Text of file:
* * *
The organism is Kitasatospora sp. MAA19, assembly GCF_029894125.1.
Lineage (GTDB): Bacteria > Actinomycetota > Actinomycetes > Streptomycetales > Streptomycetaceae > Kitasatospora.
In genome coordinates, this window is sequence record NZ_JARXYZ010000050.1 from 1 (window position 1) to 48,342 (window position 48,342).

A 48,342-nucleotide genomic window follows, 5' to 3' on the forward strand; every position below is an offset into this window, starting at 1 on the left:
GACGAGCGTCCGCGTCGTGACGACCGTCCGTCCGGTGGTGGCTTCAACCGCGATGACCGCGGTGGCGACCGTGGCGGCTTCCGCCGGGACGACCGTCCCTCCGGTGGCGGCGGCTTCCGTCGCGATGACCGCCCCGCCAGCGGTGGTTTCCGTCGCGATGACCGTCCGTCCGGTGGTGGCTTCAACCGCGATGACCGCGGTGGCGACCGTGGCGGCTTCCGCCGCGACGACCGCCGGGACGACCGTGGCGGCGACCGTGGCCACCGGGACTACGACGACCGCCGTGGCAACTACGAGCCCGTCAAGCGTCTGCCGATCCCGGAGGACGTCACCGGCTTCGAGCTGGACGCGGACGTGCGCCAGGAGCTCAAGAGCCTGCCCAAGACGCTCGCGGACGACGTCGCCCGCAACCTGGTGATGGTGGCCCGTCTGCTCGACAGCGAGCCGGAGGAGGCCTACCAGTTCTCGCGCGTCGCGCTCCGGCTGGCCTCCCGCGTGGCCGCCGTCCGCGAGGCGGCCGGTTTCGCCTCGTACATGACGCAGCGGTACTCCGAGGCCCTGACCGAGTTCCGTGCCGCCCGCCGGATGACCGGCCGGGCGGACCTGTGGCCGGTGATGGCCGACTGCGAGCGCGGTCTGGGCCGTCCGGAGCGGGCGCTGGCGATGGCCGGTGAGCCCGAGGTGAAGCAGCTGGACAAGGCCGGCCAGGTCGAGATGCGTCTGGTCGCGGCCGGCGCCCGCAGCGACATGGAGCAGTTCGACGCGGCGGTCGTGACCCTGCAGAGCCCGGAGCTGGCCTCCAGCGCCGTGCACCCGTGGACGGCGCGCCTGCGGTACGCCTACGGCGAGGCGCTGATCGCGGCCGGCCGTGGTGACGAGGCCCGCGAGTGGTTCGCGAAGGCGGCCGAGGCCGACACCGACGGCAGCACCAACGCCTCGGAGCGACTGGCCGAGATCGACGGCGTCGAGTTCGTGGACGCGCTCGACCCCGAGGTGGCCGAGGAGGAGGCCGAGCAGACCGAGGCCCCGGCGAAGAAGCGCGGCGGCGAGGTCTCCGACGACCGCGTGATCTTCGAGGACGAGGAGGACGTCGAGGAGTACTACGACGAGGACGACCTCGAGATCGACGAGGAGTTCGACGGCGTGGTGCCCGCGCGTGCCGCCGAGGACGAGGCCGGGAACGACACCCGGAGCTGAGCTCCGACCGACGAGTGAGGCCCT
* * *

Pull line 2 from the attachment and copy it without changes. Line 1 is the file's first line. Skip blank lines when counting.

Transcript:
Lineage (GTDB): Bacteria > Actinomycetota > Actinomycetes > Streptomycetales > Streptomycetaceae > Kitasatospora.